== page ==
The soldiers that had been coming in from either side, having circled around the palace, had ground to a halt after seeing the destruction Ky’s two blasts had caused. Some ran, others just stood still, staring at melted piles of metal and bone. That level of destruction, especially how quickly it happened, was beyond anything they’d experienced, just like it had been for the Carthaginians at the swamps.

Ky didn’t dare use it again, still hoarding the precious remaining ammunition for the coming fight with the Carthaginians, but the two shots had been enough to slow the flood of soldiers around the building. The soldiers close to them, at the back of the crowd pushing to get inside the palace, had turned at the tearing sound of Ky’s weapon and the shouts of their dying and mortally wounded comrades, but were locked in place by shock, the same as the men closer to the dead rebels.

They fell easily under Ky and his lictores’ swords. Ky had waded halfway into the massed soldiers before he started getting real resistance, with soldiers desperately trying, and failing, to harm him. Had he been alone, Ky would have gone through them like a buzz saw, but he was slowed trying to block the blows directed at Carus and his two men. For a moment, Ky thought he might be successful in getting through the line of soldiers, having pushed almost to the entrance of the narrow hallway being defended by the Emperor’s guards.

Then tragedy struck. The men outside had begun to move again, closing in behind them. Iovinus, the man furthest back, fell to a gladius through his side as he tried to defend against three attackers from different directions. Ky reached out and pulled Carus and then Pacatianus behind him, changing places with them, reasoning they would have a better time against men fighting in two directions than trying to keep from being flanked on all sides.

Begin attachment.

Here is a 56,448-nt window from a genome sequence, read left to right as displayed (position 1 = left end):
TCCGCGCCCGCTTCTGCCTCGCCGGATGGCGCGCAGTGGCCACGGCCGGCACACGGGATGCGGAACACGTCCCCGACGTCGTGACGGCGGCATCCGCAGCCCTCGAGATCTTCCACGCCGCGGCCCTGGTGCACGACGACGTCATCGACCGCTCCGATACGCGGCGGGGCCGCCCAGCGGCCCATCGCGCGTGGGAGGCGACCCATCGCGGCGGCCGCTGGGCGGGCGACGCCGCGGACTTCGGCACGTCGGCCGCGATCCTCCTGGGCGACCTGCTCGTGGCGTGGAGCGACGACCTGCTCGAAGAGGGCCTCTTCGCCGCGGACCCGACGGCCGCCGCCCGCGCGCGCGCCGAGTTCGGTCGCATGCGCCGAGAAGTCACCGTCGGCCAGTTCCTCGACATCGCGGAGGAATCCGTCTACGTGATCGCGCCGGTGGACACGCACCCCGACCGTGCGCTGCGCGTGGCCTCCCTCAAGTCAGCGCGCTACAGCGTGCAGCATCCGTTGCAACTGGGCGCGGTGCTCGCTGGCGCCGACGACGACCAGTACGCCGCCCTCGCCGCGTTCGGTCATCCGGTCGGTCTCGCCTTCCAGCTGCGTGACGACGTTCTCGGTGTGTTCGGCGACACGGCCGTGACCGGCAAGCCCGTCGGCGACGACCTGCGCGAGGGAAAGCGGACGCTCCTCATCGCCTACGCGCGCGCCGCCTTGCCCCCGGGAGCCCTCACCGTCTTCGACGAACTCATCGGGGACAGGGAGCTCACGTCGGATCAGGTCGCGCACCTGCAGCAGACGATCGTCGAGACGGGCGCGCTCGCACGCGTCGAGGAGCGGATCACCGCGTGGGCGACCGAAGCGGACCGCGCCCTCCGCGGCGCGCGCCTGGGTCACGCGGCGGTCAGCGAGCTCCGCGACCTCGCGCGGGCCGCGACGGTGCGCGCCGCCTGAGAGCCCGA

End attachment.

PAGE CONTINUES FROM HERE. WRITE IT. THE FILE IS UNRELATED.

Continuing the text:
“Switch. Fight through to the Emperor. I will follow behind.”

“Consul,” Carus shouted, starting to argue.

“Don’t argue. Get to the Emperor. I am right behind you.”

By then Carus was fighting off two soldiers and couldn’t respond. The floor was slick with spilled blood and hard to traverse without tripping over the quickly piling bodies. They were brave, Ky had to give them that, as men fell one after another under his sword. Occasionally he would turn around, letting his shield take the brunt of the attacks as he closed the distance between himself and Carus. Carus and Pacatianus had found shields from fallen men and were using them to slowly push back the men between themselves and the Emperor’s guards, the two-person abreast formation working to their advantage.

Carus was still doing well, but Pacatianus was limping badly, blood trickling down his leg from a deep gash just below the edge of the armored skirt that covered the Romans from their waist to a few inches above the knees.

“Consul, I can see some of the praetorians,” Carus called over his shoulder.

Ky glanced back quickly to assess the situation. Carus was right. They had eight rebels caught between them, in four groups of two, with the rear two facing Carus. Unfortunately, the second pair closest to the praetorians had the short spears the Romans were fond of, allowing them to stab over while the soldiers in front of them stabbed low from the hip. The two angles made it hard for the praetorians to defend against, which is why the Romans had devised that as a standard method of attack in the first place.